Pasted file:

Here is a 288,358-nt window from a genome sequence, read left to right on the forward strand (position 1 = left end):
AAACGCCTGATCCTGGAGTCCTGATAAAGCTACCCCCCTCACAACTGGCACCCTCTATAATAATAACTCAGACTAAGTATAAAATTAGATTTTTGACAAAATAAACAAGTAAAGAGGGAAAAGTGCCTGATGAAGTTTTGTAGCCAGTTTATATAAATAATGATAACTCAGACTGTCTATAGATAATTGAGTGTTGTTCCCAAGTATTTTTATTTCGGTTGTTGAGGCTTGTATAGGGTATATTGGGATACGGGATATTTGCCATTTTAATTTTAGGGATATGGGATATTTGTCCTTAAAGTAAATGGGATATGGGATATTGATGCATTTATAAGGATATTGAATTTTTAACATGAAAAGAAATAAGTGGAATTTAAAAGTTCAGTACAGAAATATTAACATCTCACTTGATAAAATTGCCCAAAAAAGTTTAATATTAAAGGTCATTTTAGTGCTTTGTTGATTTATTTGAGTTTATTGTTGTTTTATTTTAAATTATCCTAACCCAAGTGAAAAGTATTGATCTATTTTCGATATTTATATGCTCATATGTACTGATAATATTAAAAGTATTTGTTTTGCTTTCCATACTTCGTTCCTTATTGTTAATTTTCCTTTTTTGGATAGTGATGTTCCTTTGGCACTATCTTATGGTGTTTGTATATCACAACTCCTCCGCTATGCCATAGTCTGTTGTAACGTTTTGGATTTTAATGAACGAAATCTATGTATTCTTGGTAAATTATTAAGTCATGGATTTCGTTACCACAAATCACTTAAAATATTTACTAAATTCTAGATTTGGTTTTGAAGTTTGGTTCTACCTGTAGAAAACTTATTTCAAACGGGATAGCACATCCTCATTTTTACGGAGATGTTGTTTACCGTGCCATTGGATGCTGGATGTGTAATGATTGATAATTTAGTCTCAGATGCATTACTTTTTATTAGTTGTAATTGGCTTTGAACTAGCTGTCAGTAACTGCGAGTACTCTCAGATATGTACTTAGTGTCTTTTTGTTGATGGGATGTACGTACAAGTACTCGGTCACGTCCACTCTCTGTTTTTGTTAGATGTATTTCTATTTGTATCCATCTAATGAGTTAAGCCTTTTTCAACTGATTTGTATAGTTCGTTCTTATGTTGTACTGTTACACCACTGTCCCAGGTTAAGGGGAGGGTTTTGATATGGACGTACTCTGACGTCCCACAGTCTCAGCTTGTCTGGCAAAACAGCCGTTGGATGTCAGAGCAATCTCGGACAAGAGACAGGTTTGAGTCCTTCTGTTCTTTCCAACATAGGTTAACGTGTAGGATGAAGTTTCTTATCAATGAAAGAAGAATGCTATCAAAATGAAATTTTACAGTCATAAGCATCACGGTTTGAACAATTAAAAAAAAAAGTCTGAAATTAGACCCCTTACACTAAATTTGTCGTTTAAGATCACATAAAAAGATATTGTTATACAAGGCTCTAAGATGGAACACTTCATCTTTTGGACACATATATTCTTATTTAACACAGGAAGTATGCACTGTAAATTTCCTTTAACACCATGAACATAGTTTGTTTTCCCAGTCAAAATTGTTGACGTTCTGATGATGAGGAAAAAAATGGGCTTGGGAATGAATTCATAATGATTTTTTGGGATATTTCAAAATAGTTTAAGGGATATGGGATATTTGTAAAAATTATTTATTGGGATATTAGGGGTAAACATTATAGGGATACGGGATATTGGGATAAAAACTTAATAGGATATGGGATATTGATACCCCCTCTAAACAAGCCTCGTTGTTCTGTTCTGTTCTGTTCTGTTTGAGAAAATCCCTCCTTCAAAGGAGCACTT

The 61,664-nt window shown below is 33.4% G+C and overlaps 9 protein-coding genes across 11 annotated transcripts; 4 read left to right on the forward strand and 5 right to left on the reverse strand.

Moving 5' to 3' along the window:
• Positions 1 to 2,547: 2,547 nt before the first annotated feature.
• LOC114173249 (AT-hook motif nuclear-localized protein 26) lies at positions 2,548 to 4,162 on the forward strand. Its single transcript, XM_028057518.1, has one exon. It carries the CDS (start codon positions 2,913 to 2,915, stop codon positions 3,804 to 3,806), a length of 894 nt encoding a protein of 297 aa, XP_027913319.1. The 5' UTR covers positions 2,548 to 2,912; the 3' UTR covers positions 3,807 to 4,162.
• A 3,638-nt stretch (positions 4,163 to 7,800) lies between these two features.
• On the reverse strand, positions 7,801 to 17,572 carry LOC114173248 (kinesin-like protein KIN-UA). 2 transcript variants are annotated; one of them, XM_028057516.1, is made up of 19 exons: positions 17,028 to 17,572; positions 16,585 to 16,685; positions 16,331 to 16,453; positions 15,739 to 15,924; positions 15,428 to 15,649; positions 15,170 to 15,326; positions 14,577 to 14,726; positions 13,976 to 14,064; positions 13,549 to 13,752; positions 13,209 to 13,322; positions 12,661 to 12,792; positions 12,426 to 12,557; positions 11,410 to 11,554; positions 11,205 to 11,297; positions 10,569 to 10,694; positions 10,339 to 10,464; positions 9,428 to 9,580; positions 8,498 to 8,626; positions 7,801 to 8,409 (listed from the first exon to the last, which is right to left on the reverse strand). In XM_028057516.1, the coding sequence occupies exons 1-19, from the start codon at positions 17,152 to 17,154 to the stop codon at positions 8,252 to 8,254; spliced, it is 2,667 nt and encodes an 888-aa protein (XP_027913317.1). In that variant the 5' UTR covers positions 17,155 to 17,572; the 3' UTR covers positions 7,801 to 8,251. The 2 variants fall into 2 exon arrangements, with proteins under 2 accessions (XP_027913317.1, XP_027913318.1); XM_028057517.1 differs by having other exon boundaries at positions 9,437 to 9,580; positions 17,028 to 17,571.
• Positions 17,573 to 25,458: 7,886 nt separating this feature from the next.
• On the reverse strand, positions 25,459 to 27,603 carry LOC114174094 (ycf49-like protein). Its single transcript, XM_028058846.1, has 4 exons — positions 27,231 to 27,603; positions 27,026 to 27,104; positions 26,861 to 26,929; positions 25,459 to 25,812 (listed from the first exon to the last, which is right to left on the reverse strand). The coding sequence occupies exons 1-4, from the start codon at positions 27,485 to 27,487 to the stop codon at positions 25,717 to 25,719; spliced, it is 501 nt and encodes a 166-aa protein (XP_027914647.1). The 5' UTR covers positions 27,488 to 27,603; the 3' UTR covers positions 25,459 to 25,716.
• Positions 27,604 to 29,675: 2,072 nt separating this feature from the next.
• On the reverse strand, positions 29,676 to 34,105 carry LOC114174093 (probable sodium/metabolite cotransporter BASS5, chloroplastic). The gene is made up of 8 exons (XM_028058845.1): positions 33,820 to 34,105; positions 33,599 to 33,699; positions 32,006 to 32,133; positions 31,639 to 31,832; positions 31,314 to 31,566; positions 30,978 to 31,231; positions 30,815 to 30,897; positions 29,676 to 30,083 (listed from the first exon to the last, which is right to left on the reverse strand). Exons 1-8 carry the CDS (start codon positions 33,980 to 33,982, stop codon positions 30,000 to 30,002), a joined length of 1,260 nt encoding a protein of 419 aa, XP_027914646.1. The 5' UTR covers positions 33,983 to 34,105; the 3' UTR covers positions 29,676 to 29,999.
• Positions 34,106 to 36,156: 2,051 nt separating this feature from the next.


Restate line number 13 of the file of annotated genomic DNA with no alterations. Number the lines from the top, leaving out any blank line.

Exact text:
• Positions 34,106 to 36,156: 2,051 nt separating this feature from the next.